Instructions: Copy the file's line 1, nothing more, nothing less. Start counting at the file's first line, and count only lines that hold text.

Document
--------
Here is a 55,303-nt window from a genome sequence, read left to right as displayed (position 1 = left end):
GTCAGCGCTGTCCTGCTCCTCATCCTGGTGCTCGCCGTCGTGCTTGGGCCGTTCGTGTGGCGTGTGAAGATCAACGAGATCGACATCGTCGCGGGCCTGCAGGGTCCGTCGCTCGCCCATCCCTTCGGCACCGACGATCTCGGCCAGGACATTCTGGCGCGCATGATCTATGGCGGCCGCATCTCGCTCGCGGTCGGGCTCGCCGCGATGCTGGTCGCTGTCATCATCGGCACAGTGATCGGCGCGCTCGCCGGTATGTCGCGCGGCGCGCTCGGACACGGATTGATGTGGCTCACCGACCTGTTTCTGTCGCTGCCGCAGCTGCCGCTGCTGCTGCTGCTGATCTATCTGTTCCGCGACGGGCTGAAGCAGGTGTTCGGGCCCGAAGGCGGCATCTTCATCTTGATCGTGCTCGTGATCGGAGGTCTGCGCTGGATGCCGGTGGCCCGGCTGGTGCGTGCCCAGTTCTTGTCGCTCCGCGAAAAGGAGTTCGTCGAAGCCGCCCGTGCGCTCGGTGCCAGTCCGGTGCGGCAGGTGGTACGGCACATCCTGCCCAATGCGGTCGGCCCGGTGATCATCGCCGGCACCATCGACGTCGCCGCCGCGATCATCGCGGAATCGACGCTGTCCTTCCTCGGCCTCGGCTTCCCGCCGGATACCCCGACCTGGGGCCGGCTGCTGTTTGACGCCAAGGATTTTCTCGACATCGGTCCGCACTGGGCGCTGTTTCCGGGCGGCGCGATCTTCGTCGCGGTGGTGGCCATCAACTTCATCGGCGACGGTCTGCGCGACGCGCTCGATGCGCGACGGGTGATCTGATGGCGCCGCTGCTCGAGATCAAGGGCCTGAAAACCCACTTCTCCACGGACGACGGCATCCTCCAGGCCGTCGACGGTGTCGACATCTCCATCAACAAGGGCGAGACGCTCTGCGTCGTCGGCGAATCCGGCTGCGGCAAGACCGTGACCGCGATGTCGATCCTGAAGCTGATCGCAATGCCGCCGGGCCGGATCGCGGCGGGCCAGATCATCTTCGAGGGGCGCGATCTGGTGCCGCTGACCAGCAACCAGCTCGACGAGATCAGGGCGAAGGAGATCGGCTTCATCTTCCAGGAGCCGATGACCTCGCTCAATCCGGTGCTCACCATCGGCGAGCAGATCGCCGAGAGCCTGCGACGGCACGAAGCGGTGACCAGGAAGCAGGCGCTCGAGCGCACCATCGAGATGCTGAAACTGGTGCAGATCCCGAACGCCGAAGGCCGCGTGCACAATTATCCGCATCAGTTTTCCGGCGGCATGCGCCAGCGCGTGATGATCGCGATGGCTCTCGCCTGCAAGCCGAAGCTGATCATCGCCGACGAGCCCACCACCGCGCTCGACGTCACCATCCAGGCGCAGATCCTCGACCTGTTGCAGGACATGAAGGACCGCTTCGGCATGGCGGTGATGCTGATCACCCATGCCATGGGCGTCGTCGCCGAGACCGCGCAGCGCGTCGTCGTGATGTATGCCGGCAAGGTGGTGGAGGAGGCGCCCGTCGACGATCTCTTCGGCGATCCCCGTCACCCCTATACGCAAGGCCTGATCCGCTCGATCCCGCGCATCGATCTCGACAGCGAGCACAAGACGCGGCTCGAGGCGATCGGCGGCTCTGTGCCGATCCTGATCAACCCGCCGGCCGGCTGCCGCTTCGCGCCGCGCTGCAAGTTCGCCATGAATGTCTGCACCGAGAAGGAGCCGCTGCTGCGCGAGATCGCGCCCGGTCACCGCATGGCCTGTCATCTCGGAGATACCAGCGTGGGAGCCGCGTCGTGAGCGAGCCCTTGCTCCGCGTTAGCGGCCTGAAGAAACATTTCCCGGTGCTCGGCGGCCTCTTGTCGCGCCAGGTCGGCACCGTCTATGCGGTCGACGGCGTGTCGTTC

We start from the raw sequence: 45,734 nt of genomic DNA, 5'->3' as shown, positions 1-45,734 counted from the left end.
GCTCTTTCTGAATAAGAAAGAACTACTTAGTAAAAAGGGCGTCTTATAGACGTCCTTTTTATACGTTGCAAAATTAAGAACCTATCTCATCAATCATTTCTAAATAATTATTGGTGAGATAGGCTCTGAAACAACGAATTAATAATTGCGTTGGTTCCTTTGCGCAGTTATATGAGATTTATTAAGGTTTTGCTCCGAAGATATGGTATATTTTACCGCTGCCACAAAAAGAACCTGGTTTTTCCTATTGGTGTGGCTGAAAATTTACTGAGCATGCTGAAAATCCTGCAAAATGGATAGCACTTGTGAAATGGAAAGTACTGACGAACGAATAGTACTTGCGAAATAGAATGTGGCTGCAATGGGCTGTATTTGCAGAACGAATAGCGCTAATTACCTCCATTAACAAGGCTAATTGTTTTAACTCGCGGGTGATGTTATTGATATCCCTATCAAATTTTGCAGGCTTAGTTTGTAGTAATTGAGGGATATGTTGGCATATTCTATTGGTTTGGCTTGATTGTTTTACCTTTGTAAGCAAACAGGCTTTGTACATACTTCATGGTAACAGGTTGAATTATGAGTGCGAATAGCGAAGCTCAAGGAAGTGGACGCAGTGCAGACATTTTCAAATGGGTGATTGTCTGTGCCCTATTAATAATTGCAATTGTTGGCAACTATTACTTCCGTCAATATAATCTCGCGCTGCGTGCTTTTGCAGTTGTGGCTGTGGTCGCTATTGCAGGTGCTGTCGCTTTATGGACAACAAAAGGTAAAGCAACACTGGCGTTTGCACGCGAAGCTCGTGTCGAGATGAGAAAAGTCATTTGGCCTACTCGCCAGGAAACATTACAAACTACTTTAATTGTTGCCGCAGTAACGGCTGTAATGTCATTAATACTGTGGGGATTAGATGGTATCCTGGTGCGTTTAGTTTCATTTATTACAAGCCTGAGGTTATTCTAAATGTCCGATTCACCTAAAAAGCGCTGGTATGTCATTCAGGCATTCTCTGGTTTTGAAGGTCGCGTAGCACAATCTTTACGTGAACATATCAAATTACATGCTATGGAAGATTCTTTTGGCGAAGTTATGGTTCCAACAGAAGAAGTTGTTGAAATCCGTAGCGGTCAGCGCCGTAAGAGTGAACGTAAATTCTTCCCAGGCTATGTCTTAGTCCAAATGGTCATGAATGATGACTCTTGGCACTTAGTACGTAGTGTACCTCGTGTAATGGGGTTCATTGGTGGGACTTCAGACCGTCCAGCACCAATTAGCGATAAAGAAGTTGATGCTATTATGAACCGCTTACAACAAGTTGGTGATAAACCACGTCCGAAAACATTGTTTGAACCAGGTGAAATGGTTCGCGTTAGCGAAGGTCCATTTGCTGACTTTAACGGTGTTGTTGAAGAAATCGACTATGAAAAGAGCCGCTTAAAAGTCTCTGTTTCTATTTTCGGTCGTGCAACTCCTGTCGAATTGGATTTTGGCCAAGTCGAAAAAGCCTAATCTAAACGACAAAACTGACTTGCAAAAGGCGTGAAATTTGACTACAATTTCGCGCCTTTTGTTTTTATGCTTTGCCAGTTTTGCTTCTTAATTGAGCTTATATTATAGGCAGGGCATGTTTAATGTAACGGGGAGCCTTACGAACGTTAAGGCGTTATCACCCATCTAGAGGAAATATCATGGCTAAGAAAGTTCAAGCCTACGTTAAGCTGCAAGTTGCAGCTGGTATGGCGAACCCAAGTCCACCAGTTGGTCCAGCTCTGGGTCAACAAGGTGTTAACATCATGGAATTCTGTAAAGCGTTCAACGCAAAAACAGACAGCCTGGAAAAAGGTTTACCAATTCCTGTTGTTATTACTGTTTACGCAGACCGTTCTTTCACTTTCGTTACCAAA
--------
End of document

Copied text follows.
Here is a 55,303-nt window from a genome sequence, read left to right as displayed (position 1 = left end):